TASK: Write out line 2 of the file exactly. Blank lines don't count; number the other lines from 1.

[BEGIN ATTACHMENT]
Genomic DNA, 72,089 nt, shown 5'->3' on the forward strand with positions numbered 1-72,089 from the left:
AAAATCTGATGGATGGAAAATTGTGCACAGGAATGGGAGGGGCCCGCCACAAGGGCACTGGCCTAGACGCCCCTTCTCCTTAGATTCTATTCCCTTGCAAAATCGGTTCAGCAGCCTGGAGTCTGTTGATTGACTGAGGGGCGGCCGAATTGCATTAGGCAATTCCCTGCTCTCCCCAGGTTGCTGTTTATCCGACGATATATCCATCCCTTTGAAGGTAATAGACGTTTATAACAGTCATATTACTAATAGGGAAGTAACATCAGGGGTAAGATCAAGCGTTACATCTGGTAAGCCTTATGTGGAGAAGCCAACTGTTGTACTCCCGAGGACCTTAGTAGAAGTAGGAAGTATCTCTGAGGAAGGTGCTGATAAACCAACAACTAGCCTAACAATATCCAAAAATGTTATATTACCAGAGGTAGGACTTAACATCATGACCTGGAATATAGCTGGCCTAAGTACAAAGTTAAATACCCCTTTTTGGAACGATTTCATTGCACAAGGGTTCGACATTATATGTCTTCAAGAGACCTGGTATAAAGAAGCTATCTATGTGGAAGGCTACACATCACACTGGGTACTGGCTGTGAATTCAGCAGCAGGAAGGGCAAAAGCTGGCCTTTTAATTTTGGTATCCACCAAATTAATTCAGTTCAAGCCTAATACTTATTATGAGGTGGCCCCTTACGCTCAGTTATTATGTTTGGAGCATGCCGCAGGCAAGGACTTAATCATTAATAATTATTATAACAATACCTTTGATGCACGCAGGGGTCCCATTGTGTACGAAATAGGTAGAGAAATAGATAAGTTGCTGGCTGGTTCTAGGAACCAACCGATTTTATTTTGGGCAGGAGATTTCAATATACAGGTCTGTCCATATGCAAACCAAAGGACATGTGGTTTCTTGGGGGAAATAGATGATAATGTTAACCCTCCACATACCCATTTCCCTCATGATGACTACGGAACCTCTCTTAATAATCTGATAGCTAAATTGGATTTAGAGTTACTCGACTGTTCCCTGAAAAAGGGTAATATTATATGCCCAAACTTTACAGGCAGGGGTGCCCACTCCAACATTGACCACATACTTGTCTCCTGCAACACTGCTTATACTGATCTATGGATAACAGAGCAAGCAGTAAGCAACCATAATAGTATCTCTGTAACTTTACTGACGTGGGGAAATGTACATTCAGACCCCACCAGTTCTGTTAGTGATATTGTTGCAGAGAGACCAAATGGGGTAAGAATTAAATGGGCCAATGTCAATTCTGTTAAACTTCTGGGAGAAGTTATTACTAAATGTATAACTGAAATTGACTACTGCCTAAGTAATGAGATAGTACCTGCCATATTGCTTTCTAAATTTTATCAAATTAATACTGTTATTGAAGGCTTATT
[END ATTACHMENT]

AAAATCTGATGGATGGAAAATTGTGCACAGGAATGGGAGGGGCCCGCCACAAGGGCACTGGCCTAGACGCCCCTTCTCCTTAGATTCTATTCCCTTGCAAAATCGGTTCAGCAGCCTGGAGTCTGTTGATTGACTGAGGGGCGGCCGAATTGCATTAGGCAATTCCCTGCTCTCCCCAGGTTGCTGTTTATCCGACGATATATCCATCCCTTTGAAGGTAATAGACGTTTATAACAGTCATATTACTAATAGGGAAGTAACATCAGGGGTAAGATCAAGCGTTACATCTGGTAAGCCTTATGTGGAGAAGCCAACTGTTGTACTCCCGAGGACCTTAGTAGAAGTAGGAAGTATCTCTGAGGAAGGTGCTGATAAACCAACAACTAGCCTAACAATATCCAAAAATGTTATATTACCAGAGGTAGGACTTAACATCATGACCTGGAATATAGCTGGCCTAAGTACAAAGTTAAATACCCCTTTTTGGAACGATTTCATTGCACAAGGGTTCGACATTATATGTCTTCAAGAGACCTGGTATAAAGAAGCTATCTATGTGGAAGGCTACACATCACACTGGGTACTGGCTGTGAATTCAGCAGCAGGAAGGGCAAAAGCTGGCCTTTTAATTTTGGTATCCACCAAATTAATTCAGTTCAAGCCTAATACTTATTATGAGGTGGCCCCTTACGCTCAGTTATTATGTTTGGAGCATGCCGCAGGCAAGGACTTAATCATTAATAATTATTATAACAATACCTTTGATGCACGCAGGGGTCCCATTGTGTACGAAATAGGTAGAGAAATAGATAAGTTGCTGGCTGGTTCTAGGAACCAACCGATTTTATTTTGGGCAGGAGATTTCAATATACAGGTCTGTCCATATGCAAACCAAAGGACATGTGGTTTCTTGGGGGAAATAGATGATAATGTTAACCCTCCACATACCCATTTCCCTCATGATGACTACGGAACCTCTCTTAATAATCTGATAGCTAAATTGGATTTAGAGTTACTCGACTGTTCCCTGAAAAAGGGTAATATTATATGCCCAAACTTTACAGGCAGGGGTGCCCACTCCAACATTGACCACATACTTGTCTCCTGCAACACTGCTTATACTGATCTATGGATAACAGAGCAAGCAGTAAGCAACCATAATAGTATCTCTGTAACTTTACTGACGTGGGGAAATGTACATTCAGACCCCACCAGTTCTGTTAGTGATATTGTTGCAGAGAGACCAAATGGGGTAAGAATTAAATGGGCCAATGTCAATTCTGTTAAACTTCTGGGAGAAGTTATTACTAAATGTATAACTGAAATTGACTACTGCCTAAGTAATGAGATAGTACCTGCCATATTGCTTTCTAAATTTTATCAAATTAATACTGTTATTGAAGGCTTATT